Day two broke into a beautiful morning. Temps were expected to be in the 50s during the day and upper 30s in the evening. No need for heavy clothing and this was the first week of January.
Before the first rays of light, a location was found in the dark next to a piece of fallen timber along the edge of the reserve. The setup was 300 yards from my first position and abour 50 yards south of the tree line. The west edge of the reserve ran north and south, so I was just south of the landowner's tree line. The deer had stepped out of the timber to the north and moved southeast into the reserve. Sitting along side a fallen tree, I would have a profile shot to the southwest and about 30 yards from where I was hiding.
The usual cacophony of nose began as it started to show touches of light. Out of the woods came the turkeys and off the roost they flew. The noise was very very pronounced, but hunting deer was the goal.
A couple of bucks came out of the timber and in the really dim light, the antlers were just barely visible. They moved right along the line that was anticipated. This was good. The location was just right. The wind was calm. Luckily, I had soaked my hunting coat in a product from Wildlife Research Center and sold by Bass Pro.
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I was not winded. As it became more light, out of the timber stepped a nice sized doe. She move forward and stopped about 75 yards from my position. The timber was to my front, and the gun rested upon a shooting stick, but something was not right. She looked straight at me. Head on, deer give a really poor profile, and really bad shots. I have done it before with a 30-06 in another state. The muzzle loader was sighted in at 100 yards dead on. She just stood there. I waited to see if I could get a better angle, but she just stood there and my patience went out the window. With the cross-hairs right on the center of the animal, the shot was taken.
Down she went. The doe just folded up and laid there. No movement was seen. I should have waited about 5 minutes, but I headed for the doe with my field dressing equipment. Within ten yards, she came alive, really alive. Up she jumped, up went the flag, and off she went heading west, then turning north into the timber.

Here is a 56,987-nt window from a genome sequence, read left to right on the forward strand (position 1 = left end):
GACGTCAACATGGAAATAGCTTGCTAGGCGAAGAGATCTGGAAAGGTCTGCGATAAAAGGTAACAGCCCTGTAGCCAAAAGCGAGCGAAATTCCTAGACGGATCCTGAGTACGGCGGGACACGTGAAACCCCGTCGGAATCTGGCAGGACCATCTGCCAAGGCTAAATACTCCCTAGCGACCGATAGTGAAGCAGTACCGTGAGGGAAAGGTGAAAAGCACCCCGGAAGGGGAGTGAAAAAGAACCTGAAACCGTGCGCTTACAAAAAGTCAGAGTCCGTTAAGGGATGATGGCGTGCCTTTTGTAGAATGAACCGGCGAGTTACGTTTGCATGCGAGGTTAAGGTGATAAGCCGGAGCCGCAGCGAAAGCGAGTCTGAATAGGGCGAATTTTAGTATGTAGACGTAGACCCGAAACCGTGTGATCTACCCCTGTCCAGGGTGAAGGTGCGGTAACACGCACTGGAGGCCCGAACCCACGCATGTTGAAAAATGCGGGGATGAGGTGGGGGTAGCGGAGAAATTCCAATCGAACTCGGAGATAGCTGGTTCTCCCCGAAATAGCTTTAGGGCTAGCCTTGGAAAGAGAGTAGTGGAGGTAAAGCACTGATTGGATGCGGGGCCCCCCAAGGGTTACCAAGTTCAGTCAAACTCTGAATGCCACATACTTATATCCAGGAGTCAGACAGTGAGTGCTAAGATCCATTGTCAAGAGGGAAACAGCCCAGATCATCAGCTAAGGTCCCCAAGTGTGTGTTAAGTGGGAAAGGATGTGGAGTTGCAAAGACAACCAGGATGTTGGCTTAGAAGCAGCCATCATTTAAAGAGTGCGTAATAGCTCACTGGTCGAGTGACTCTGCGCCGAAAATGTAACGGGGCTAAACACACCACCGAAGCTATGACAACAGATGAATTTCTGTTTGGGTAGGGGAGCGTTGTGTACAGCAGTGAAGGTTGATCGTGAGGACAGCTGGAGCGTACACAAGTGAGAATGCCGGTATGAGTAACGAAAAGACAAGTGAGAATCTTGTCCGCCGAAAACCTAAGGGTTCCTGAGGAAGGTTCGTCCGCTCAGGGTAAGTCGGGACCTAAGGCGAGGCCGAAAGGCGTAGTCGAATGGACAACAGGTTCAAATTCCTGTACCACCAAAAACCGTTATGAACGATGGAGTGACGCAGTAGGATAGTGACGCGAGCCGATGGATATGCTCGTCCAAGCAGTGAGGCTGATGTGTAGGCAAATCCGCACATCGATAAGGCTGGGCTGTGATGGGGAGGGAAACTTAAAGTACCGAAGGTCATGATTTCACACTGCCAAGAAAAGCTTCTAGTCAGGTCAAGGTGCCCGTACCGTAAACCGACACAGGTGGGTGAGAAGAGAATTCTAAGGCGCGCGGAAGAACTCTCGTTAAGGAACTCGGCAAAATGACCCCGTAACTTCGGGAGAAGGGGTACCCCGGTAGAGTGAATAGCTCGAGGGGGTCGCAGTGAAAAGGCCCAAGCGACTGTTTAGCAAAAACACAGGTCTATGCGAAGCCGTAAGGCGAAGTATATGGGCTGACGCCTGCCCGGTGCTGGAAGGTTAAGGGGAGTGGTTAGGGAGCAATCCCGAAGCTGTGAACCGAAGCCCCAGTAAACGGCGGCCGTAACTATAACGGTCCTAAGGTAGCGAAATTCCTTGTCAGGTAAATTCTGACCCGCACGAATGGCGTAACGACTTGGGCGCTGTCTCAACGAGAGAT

Immediately, the ground was examined and there was no blood stain. Then her movement west was tracked, and then north to the edge of the timber. No blood trail was found.
Hearing the shot, the landowner came over to see me. He gave plenty of encouragement and a couple of tips on tracking down the doe. He also went into the timber to find some evidence of the crippled animal.
For three and one half hours I weaved back and forth moving almost all the way to the highway to the north and the edge of the farm, but nothing was found. That deer had folded when it was hit, and the expectation was finding her within 50 yards of the timber line. Having them take off like this is not unusual, although I hate to see it. The deer is usually found, and I rarely loose one. I am still amazed how she folded up laid there and then got up and ran. The fox and her cubs somewhere in the timber will have fresh venison to feast on.
The landowner told me to set up on the road into the farm as he had seen deer moving from the river into the timber. After finding a couple of runs, I set up along the side of the road. This would be a really quick shot if one stepped out of the timber. Giving a quick short whistle will most times cause a whitetail to stop and take a look. They are so curious, but once discovered up comes the flag and off they go.
|This would be a really quick shot if a deer stepped out of the brush and timber. I kept the gun at my shoulder waiting for a couple of hours. One came by, but it was a buck and my license is for anterless deer. |
It was really getting warm and I headed in.
Good fishing, good hunting, and good luck. Hank.
PS: It is the first week of march as I post this blog, and with the warm weather the snow geese are returning. Squaw Creek Refuge in the middle of Feb. had over a million snows and blues. We are looking for some of them to follow the Missouri River.
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